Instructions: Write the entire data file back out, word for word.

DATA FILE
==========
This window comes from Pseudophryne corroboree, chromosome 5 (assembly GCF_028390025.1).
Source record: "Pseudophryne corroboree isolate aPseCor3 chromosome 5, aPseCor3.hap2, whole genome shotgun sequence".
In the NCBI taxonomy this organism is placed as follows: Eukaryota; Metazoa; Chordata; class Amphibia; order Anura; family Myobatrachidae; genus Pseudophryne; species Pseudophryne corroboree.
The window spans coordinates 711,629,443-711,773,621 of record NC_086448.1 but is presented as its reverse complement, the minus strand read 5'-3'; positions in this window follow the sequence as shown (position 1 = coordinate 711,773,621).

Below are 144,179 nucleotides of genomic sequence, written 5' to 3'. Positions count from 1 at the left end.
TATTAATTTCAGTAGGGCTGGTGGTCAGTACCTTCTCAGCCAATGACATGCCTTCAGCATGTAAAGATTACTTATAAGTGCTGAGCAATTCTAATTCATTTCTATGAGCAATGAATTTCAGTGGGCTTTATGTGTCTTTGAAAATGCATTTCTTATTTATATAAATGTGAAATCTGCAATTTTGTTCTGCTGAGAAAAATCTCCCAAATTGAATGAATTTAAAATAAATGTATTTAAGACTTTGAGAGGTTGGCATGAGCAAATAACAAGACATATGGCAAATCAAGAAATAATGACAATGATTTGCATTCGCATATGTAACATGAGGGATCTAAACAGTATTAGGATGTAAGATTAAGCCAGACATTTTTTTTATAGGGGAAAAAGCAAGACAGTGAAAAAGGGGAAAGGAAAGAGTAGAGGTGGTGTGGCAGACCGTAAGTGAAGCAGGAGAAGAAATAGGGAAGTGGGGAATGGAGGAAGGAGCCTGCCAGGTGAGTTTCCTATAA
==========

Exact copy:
This window comes from Pseudophryne corroboree, chromosome 5 (assembly GCF_028390025.1).
Source record: "Pseudophryne corroboree isolate aPseCor3 chromosome 5, aPseCor3.hap2, whole genome shotgun sequence".
In the NCBI taxonomy this organism is placed as follows: Eukaryota; Metazoa; Chordata; class Amphibia; order Anura; family Myobatrachidae; genus Pseudophryne; species Pseudophryne corroboree.
The window spans coordinates 711,629,443-711,773,621 of record NC_086448.1 but is presented as its reverse complement, the minus strand read 5'-3'; positions in this window follow the sequence as shown (position 1 = coordinate 711,773,621).

Below are 144,179 nucleotides of genomic sequence, written 5' to 3'. Positions count from 1 at the left end.
TATTAATTTCAGTAGGGCTGGTGGTCAGTACCTTCTCAGCCAATGACATGCCTTCAGCATGTAAAGATTACTTATAAGTGCTGAGCAATTCTAATTCATTTCTATGAGCAATGAATTTCAGTGGGCTTTATGTGTCTTTGAAAATGCATTTCTTATTTATATAAATGTGAAATCTGCAATTTTGTTCTGCTGAGAAAAATCTCCCAAATTGAATGAATTTAAAATAAATGTATTTAAGACTTTGAGAGGTTGGCATGAGCAAATAACAAGACATATGGCAAATCAAGAAATAATGACAATGATTTGCATTCGCATATGTAACATGAGGGATCTAAACAGTATTAGGATGTAAGATTAAGCCAGACATTTTTTTTATAGGGGAAAAAGCAAGACAGTGAAAAAGGGGAAAGGAAAGAGTAGAGGTGGTGTGGCAGACCGTAAGTGAAGCAGGAGAAGAAATAGGGAAGTGGGGAATGGAGGAAGGAGCCTGCCAGGTGAGTTTCCTATAA